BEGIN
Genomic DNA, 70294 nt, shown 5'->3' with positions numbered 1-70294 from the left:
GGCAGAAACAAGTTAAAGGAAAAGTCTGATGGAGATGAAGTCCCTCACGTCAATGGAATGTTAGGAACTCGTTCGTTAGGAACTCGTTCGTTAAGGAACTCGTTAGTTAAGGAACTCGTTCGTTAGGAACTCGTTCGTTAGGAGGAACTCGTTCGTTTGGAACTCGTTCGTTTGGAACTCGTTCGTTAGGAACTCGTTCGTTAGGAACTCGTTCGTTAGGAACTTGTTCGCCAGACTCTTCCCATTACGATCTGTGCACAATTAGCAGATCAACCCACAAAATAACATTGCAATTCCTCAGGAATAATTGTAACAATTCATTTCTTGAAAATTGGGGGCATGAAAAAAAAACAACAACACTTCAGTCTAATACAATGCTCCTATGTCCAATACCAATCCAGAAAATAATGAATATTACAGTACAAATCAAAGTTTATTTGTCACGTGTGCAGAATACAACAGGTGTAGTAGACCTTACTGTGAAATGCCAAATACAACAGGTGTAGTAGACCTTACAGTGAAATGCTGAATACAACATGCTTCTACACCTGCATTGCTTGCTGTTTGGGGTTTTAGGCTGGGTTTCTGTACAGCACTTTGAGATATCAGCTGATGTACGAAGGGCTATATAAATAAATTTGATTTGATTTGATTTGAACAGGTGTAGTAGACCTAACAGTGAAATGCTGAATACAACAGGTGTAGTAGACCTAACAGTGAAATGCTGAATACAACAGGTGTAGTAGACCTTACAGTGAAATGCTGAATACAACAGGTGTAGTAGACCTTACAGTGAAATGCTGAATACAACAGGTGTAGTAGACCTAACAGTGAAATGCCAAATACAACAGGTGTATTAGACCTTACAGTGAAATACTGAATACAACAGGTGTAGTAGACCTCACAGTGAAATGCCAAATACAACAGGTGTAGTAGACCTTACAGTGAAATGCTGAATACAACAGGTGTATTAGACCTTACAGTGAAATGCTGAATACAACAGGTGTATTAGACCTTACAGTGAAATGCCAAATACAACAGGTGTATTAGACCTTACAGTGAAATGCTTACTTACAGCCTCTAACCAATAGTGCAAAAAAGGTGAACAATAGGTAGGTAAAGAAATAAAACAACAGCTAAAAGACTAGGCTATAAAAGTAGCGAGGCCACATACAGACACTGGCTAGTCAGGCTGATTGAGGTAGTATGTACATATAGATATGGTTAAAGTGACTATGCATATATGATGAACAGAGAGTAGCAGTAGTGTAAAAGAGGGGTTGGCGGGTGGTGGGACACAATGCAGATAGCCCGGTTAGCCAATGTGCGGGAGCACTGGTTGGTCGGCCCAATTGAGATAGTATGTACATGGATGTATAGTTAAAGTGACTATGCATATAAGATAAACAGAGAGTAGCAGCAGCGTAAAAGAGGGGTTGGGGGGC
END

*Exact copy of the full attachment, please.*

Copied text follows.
Genomic DNA, 70294 nt, shown 5'->3' with positions numbered 1-70294 from the left:
GGCAGAAACAAGTTAAAGGAAAAGTCTGATGGAGATGAAGTCCCTCACGTCAATGGAATGTTAGGAACTCGTTCGTTAGGAACTCGTTCGTTAAGGAACTCGTTAGTTAAGGAACTCGTTCGTTAGGAACTCGTTCGTTAGGAGGAACTCGTTCGTTTGGAACTCGTTCGTTTGGAACTCGTTCGTTAGGAACTCGTTCGTTAGGAACTCGTTCGTTAGGAACTTGTTCGCCAGACTCTTCCCATTACGATCTGTGCACAATTAGCAGATCAACCCACAAAATAACATTGCAATTCCTCAGGAATAATTGTAACAATTCATTTCTTGAAAATTGGGGGCATGAAAAAAAAACAACAACACTTCAGTCTAATACAATGCTCCTATGTCCAATACCAATCCAGAAAATAATGAATATTACAGTACAAATCAAAGTTTATTTGTCACGTGTGCAGAATACAACAGGTGTAGTAGACCTTACTGTGAAATGCCAAATACAACAGGTGTAGTAGACCTTACAGTGAAATGCTGAATACAACATGCTTCTACACCTGCATTGCTTGCTGTTTGGGGTTTTAGGCTGGGTTTCTGTACAGCACTTTGAGATATCAGCTGATGTACGAAGGGCTATATAAATAAATTTGATTTGATTTGATTTGAACAGGTGTAGTAGACCTAACAGTGAAATGCTGAATACAACAGGTGTAGTAGACCTAACAGTGAAATGCTGAATACAACAGGTGTAGTAGACCTTACAGTGAAATGCTGAATACAACAGGTGTAGTAGACCTTACAGTGAAATGCTGAATACAACAGGTGTAGTAGACCTAACAGTGAAATGCCAAATACAACAGGTGTATTAGACCTTACAGTGAAATACTGAATACAACAGGTGTAGTAGACCTCACAGTGAAATGCCAAATACAACAGGTGTAGTAGACCTTACAGTGAAATGCTGAATACAACAGGTGTATTAGACCTTACAGTGAAATGCTGAATACAACAGGTGTATTAGACCTTACAGTGAAATGCCAAATACAACAGGTGTATTAGACCTTACAGTGAAATGCTTACTTACAGCCTCTAACCAATAGTGCAAAAAAGGTGAACAATAGGTAGGTAAAGAAATAAAACAACAGCTAAAAGACTAGGCTATAAAAGTAGCGAGGCCACATACAGACACTGGCTAGTCAGGCTGATTGAGGTAGTATGTACATATAGATATGGTTAAAGTGACTATGCATATATGATGAACAGAGAGTAGCAGTAGTGTAAAAGAGGGGTTGGCGGGTGGTGGGACACAATGCAGATAGCCCGGTTAGCCAATGTGCGGGAGCACTGGTTGGTCGGCCCAATTGAGATAGTATGTACATGGATGTATAGTTAAAGTGACTATGCATATAAGATAAACAGAGAGTAGCAGCAGCGTAAAAGAGGGGTTGGGGGGC